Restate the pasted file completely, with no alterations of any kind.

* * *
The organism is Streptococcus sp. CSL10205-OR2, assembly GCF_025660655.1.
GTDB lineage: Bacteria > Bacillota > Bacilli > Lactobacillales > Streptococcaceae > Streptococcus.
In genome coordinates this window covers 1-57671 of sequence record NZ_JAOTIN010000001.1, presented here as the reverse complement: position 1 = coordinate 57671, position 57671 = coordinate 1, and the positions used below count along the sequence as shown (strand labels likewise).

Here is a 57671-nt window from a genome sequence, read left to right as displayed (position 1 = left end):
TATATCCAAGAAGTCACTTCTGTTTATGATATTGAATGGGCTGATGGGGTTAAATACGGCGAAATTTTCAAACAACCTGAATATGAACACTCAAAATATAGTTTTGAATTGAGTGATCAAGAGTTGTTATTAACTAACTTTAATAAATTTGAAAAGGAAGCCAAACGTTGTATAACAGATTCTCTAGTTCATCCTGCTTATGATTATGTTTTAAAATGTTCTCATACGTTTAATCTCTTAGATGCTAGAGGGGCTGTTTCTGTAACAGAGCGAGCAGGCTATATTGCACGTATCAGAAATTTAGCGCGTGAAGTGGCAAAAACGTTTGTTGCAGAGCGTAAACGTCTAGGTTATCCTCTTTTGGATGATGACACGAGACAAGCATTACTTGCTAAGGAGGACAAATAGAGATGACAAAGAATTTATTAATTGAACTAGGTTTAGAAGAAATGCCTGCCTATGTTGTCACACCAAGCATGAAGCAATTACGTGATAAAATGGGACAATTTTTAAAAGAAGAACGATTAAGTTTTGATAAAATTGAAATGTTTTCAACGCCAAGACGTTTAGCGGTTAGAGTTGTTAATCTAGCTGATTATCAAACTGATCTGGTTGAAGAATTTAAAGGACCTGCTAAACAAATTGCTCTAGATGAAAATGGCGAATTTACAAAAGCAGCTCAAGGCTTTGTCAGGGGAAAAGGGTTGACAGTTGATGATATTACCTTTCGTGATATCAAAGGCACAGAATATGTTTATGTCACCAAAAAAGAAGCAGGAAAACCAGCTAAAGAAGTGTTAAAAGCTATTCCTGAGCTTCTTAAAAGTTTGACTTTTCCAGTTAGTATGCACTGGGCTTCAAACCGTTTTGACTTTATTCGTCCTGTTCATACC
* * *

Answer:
The organism is Streptococcus sp. CSL10205-OR2, assembly GCF_025660655.1.
GTDB lineage: Bacteria > Bacillota > Bacilli > Lactobacillales > Streptococcaceae > Streptococcus.
In genome coordinates this window covers 1-57671 of sequence record NZ_JAOTIN010000001.1, presented here as the reverse complement: position 1 = coordinate 57671, position 57671 = coordinate 1, and the positions used below count along the sequence as shown (strand labels likewise).

Here is a 57671-nt window from a genome sequence, read left to right as displayed (position 1 = left end):
TATATCCAAGAAGTCACTTCTGTTTATGATATTGAATGGGCTGATGGGGTTAAATACGGCGAAATTTTCAAACAACCTGAATATGAACACTCAAAATATAGTTTTGAATTGAGTGATCAAGAGTTGTTATTAACTAACTTTAATAAATTTGAAAAGGAAGCCAAACGTTGTATAACAGATTCTCTAGTTCATCCTGCTTATGATTATGTTTTAAAATGTTCTCATACGTTTAATCTCTTAGATGCTAGAGGGGCTGTTTCTGTAACAGAGCGAGCAGGCTATATTGCACGTATCAGAAATTTAGCGCGTGAAGTGGCAAAAACGTTTGTTGCAGAGCGTAAACGTCTAGGTTATCCTCTTTTGGATGATGACACGAGACAAGCATTACTTGCTAAGGAGGACAAATAGAGATGACAAAGAATTTATTAATTGAACTAGGTTTAGAAGAAATGCCTGCCTATGTTGTCACACCAAGCATGAAGCAATTACGTGATAAAATGGGACAATTTTTAAAAGAAGAACGATTAAGTTTTGATAAAATTGAAATGTTTTCAACGCCAAGACGTTTAGCGGTTAGAGTTGTTAATCTAGCTGATTATCAAACTGATCTGGTTGAAGAATTTAAAGGACCTGCTAAACAAATTGCTCTAGATGAAAATGGCGAATTTACAAAAGCAGCTCAAGGCTTTGTCAGGGGAAAAGGGTTGACAGTTGATGATATTACCTTTCGTGATATCAAAGGCACAGAATATGTTTATGTCACCAAAAAAGAAGCAGGAAAACCAGCTAAAGAAGTGTTAAAAGCTATTCCTGAGCTTCTTAAAAGTTTGACTTTTCCAGTTAGTATGCACTGGGCTTCAAACCGTTTTGACTTTATTCGTCCTGTTCATACC